A1 Inner City Player 5:02
A2 Face At My Window 3:30
B1 Loser 2:28
B2 Funk'ed Up 4:15
C1 Love's Gain 7:07
D1 Summer Mist 5:48
In association with DJ Amir’s 180 Proof Records, BBE Music continues its exploration of rare gems from the Strata Records catalogue, with previously unreleased Sam Sanders album ‘Mirror Mirror’.
A collector’s dream come true, this is musical treasure is so rare that the recordings on this album have never before seen a proper release and even the cover art had to be created from scratch. An almost unbelievable
fact, given that it ranks as one of the strongest releases in the already air-tight era of Strata’s Detroit.
Although he’s been compared to John Coltrane, Ornette Coleman and Joe Henderson, saxophonist Sam Sanders stands out as one of the most unique phenomena to come from the Motor City. Sanders’ approach to life was so ‘out there’ that one might say his relative obscurity was a personal choice.
Sanders caught glimpses of fame early on performing with several internationally known acts and subsequently, he also learned a bit about what the Record Industry’s primary goals were. Realizing that he did not share them, Sanders chose instead to walk his own path. This drive for artistic freedom turned out to be a double-edged sword: while it allowed Sanders to produce some of the most electric jazz, funk, and soul to come from Detroit, it also meant that most of his recordings were never widely released, if they were released at all.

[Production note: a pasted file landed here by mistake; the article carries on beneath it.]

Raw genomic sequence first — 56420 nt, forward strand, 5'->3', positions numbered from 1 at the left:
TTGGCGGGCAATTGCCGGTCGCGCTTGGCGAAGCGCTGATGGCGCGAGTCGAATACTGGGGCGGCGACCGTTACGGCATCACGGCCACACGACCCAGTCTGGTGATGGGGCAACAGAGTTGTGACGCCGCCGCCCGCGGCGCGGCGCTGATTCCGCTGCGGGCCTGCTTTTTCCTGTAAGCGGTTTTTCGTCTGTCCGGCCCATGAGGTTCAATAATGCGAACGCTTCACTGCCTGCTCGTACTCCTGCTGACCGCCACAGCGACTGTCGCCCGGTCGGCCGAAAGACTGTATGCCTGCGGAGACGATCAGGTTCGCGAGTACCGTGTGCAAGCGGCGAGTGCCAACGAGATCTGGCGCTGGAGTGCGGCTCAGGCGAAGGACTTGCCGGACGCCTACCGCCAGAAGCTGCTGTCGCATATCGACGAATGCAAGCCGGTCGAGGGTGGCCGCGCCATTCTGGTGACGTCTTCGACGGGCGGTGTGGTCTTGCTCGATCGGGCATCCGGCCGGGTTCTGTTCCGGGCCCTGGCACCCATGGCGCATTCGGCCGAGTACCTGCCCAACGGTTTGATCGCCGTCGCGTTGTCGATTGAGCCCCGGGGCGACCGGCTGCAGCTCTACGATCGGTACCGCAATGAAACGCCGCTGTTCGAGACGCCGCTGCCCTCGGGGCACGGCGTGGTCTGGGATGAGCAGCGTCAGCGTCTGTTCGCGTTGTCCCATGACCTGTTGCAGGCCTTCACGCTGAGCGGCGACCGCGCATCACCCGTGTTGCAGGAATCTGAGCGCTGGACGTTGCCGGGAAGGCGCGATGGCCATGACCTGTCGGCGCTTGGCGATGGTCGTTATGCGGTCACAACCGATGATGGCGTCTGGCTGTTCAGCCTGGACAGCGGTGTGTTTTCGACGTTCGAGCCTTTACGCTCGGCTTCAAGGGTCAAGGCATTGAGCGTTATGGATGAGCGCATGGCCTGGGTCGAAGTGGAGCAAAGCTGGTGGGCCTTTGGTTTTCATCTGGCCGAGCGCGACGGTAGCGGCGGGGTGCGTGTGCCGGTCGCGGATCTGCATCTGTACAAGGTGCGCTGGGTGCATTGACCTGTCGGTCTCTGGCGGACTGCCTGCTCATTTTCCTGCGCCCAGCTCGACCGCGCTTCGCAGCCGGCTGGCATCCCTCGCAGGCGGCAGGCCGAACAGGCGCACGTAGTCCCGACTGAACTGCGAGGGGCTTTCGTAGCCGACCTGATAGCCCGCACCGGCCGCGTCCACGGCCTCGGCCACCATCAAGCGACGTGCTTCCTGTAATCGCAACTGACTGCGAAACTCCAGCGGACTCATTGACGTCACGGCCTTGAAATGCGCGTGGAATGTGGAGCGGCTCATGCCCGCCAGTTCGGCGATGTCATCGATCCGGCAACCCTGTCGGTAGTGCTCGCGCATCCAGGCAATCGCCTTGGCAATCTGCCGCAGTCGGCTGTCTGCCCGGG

Drawing on his experience with Motown acts like Stevie Wonder and Smokey Robinson, Sanders incorporated a fresh soul sound into recordings that would have otherwise been categorised as jazz. As such, ‘Mirror Mirror’ moves seamlessly between spirit and style:
The album starts on the street with “Inner City Player,” a superfly breakdown of a Detroit hustler’s life, before moving into distinctly abstract territory with the melancholy “Face At My Window.” The experience is held together by a no-nonsense rhythm section featuring the aggressive drumming of Jimmy Allen and the intensely focused bass playing of Ed Pickens. Perhaps the most straightforward jazz song on the album, “Lover’s Gain” showcases Sanders at his freewheelin’ best. And if there was to be any doubt that ‘Mirror Mirror’ can get funky as hell, look no further than the wah-wah guitar and early synth sounds of “Funk’ed Up,” easily the greasiest cut on the album.
‘Mirror Mirror’ is remastered from the original reel to reel master tapes.